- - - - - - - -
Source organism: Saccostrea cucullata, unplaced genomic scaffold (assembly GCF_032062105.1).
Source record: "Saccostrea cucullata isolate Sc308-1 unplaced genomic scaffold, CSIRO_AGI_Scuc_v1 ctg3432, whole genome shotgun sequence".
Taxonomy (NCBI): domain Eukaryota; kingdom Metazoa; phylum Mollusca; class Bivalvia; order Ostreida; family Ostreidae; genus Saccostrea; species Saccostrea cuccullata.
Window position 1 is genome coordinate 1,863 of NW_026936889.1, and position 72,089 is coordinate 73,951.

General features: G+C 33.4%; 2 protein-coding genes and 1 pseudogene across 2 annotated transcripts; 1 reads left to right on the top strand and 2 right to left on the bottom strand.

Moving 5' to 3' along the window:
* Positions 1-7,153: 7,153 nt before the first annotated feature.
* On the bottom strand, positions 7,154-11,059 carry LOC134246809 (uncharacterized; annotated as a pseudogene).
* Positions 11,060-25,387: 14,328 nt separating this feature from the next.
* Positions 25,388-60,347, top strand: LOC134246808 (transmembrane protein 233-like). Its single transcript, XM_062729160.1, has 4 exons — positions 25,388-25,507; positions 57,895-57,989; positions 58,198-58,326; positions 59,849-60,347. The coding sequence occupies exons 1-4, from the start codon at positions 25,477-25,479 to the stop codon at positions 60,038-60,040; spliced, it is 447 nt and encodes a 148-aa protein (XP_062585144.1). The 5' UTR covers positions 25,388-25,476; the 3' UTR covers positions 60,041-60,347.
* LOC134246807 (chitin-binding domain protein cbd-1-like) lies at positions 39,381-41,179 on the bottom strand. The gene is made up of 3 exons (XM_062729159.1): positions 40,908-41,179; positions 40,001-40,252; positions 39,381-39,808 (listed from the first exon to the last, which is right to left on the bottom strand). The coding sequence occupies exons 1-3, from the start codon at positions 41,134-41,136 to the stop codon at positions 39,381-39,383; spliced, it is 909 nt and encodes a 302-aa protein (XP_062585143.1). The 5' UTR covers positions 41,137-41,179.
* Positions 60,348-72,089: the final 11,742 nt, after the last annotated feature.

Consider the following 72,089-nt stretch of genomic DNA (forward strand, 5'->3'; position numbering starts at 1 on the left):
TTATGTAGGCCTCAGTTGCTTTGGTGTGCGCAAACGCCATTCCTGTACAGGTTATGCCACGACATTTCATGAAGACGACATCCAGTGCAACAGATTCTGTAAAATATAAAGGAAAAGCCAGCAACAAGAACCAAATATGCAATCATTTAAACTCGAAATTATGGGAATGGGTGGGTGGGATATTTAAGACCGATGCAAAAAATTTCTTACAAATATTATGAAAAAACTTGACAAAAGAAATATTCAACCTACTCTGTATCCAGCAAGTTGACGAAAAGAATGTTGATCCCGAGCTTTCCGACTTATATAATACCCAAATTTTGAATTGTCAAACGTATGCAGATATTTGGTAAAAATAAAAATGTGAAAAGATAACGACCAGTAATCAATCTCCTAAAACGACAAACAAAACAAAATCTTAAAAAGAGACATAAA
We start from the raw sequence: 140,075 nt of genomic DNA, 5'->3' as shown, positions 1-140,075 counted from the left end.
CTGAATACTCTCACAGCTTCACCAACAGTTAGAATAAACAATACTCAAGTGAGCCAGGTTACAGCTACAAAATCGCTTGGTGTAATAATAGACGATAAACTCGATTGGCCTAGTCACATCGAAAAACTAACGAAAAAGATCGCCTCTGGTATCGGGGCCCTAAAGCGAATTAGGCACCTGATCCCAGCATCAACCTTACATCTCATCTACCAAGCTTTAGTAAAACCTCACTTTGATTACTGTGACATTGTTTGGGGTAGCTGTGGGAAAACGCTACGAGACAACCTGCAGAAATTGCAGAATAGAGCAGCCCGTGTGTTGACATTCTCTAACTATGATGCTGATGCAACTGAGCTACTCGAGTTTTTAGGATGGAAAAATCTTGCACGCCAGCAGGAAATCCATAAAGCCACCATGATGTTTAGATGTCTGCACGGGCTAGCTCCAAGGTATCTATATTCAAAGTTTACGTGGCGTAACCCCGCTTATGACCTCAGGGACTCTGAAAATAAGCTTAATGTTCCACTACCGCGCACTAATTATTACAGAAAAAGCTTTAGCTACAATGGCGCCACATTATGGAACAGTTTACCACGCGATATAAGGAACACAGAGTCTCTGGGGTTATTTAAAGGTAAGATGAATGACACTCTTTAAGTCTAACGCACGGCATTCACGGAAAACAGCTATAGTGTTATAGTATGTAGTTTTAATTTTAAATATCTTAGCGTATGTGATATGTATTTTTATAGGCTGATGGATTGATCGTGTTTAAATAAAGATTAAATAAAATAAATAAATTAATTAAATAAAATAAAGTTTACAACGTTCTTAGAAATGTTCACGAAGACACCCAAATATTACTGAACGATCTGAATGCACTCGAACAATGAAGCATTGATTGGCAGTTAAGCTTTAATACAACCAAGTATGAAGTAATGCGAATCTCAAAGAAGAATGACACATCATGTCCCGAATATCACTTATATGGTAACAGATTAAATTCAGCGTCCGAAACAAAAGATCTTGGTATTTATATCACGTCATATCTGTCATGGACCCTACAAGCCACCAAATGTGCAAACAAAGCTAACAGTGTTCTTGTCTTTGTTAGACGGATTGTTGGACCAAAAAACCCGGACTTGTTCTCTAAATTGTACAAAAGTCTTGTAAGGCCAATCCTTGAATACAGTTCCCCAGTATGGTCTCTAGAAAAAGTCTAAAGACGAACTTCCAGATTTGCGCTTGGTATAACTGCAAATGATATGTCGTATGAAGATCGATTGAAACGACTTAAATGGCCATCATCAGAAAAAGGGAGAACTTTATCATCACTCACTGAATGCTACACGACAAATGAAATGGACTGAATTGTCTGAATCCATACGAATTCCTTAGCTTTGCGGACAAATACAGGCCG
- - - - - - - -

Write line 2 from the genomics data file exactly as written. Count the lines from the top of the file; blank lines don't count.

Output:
Source record: "Saccostrea cucullata isolate Sc308-1 unplaced genomic scaffold, CSIRO_AGI_Scuc_v1 ctg3432, whole genome shotgun sequence".